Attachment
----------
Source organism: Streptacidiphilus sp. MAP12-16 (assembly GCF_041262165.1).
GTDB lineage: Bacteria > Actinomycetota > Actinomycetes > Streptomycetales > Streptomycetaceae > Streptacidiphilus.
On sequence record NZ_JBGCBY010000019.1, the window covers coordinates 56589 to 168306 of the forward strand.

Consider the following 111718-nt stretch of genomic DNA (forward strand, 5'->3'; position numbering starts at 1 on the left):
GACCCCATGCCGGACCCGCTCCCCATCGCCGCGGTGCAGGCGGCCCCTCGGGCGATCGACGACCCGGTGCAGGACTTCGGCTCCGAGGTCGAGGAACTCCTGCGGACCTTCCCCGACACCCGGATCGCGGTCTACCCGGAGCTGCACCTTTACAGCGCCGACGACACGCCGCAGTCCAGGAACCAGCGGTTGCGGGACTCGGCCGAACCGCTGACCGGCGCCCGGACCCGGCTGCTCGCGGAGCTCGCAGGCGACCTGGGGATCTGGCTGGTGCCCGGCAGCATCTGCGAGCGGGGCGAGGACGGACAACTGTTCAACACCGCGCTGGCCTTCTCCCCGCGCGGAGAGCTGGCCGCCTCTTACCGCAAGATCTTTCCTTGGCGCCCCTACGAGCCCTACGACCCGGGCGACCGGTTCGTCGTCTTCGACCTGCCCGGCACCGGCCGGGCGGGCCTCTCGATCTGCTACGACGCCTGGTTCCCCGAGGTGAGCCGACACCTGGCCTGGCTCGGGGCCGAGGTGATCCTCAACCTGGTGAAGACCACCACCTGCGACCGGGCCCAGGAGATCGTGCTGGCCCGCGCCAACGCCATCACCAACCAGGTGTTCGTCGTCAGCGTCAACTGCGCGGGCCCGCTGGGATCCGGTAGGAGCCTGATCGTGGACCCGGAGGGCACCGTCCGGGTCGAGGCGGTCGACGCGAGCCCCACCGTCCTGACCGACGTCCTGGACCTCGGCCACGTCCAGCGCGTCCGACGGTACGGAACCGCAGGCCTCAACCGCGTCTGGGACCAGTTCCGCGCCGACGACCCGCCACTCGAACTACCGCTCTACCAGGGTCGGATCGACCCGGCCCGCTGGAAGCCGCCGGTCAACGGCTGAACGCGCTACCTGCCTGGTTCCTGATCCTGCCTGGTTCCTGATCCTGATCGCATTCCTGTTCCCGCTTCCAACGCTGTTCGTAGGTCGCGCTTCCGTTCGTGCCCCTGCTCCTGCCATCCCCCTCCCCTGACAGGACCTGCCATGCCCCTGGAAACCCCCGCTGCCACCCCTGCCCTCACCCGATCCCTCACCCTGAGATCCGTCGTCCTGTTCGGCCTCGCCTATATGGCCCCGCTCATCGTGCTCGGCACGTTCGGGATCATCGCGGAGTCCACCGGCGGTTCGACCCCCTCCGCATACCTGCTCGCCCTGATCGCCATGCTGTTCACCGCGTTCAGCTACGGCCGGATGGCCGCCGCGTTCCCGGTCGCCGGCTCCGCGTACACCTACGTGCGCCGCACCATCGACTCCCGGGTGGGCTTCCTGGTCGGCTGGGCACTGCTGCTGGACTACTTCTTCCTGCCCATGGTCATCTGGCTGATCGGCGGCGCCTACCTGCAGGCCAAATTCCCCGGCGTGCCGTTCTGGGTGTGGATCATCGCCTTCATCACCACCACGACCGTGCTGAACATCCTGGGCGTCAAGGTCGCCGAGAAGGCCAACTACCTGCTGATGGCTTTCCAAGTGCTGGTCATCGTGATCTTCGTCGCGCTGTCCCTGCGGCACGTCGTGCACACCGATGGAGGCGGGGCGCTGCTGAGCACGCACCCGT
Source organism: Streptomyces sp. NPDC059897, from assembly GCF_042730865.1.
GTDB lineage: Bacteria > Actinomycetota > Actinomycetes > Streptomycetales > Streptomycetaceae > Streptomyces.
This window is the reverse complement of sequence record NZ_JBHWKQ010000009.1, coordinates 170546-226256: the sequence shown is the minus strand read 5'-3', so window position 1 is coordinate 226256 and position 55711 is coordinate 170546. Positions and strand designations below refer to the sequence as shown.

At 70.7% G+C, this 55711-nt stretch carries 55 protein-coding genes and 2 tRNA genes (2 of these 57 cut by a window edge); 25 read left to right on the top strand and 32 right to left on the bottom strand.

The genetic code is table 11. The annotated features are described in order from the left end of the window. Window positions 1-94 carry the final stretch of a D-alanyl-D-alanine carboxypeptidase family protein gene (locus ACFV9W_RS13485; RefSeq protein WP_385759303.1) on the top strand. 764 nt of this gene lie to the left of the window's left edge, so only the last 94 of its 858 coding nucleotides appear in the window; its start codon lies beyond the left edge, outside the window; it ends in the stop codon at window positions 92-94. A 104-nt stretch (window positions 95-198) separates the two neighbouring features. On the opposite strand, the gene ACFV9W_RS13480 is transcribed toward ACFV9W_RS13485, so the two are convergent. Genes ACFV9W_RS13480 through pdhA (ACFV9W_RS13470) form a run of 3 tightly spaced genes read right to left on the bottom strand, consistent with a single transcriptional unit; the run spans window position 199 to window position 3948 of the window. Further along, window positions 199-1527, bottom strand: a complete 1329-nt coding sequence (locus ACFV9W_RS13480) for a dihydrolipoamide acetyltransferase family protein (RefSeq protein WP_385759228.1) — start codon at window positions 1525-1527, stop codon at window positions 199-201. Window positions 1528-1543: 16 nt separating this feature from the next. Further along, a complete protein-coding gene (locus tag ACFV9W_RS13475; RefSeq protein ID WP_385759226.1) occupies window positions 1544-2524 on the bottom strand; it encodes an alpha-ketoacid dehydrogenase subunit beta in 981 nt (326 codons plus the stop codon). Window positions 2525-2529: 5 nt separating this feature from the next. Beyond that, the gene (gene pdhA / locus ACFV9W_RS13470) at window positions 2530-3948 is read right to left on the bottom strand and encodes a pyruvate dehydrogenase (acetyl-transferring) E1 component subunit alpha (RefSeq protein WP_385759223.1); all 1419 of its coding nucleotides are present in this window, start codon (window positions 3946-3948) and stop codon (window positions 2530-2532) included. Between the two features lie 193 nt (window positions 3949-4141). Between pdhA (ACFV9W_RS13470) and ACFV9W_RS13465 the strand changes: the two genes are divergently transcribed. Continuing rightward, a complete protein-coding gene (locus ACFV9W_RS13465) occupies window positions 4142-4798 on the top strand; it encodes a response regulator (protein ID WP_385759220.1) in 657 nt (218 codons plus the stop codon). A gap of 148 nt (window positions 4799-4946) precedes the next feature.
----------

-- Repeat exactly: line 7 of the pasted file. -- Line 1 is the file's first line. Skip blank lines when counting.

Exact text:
GTDB lineage: Bacteria > Actinomycetota > Actinomycetes > Streptomycetales > Streptomycetaceae > Streptomyces.